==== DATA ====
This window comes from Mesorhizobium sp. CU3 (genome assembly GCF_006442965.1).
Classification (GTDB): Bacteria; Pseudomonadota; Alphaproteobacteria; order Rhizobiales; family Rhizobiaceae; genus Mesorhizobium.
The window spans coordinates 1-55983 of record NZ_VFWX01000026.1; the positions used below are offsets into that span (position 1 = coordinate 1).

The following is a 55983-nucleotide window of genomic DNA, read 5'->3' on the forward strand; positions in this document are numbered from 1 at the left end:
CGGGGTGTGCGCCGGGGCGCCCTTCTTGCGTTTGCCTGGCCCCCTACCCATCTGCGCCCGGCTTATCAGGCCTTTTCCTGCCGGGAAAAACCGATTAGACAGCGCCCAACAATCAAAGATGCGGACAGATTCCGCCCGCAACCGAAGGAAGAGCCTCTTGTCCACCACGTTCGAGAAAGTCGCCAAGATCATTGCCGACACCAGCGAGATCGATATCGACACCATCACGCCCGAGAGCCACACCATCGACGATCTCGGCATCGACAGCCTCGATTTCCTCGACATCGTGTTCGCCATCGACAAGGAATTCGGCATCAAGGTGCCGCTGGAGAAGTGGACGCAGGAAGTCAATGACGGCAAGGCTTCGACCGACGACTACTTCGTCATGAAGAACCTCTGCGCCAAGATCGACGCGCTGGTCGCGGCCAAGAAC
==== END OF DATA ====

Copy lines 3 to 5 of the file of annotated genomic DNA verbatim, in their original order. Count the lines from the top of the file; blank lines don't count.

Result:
The window spans coordinates 1-55983 of record NZ_VFWX01000026.1; the positions used below are offsets into that span (position 1 = coordinate 1).

The following is a 55983-nucleotide window of genomic DNA, read 5'->3' on the forward strand; positions in this document are numbered from 1 at the left end:
CGGGGTGTGCGCCGGGGCGCCCTTCTTGCGTTTGCCTGGCCCCCTACCCATCTGCGCCCGGCTTATCAGGCCTTTTCCTGCCGGGAAAAACCGATTAGACAGCGCCCAACAATCAAAGATGCGGACAGATTCCGCCCGCAACCGAAGGAAGAGCCTCTTGTCCACCACGTTCGAGAAAGTCGCCAAGATCATTGCCGACACCAGCGAGATCGATATCGACACCATCACGCCCGAGAGCCACACCATCGACGATCTCGGCATCGACAGCCTCGATTTCCTCGACATCGTGTTCGCCATCGACAAGGAATTCGGCATCAAGGTGCCGCTGGAGAAGTGGACGCAGGAAGTCAATGACGGCAAGGCTTCGACCGACGACTACTTCGTCATGAAGAACCTCTGCGCCAAGATCGACGCGCTGGTCGCGGCCAAGAAC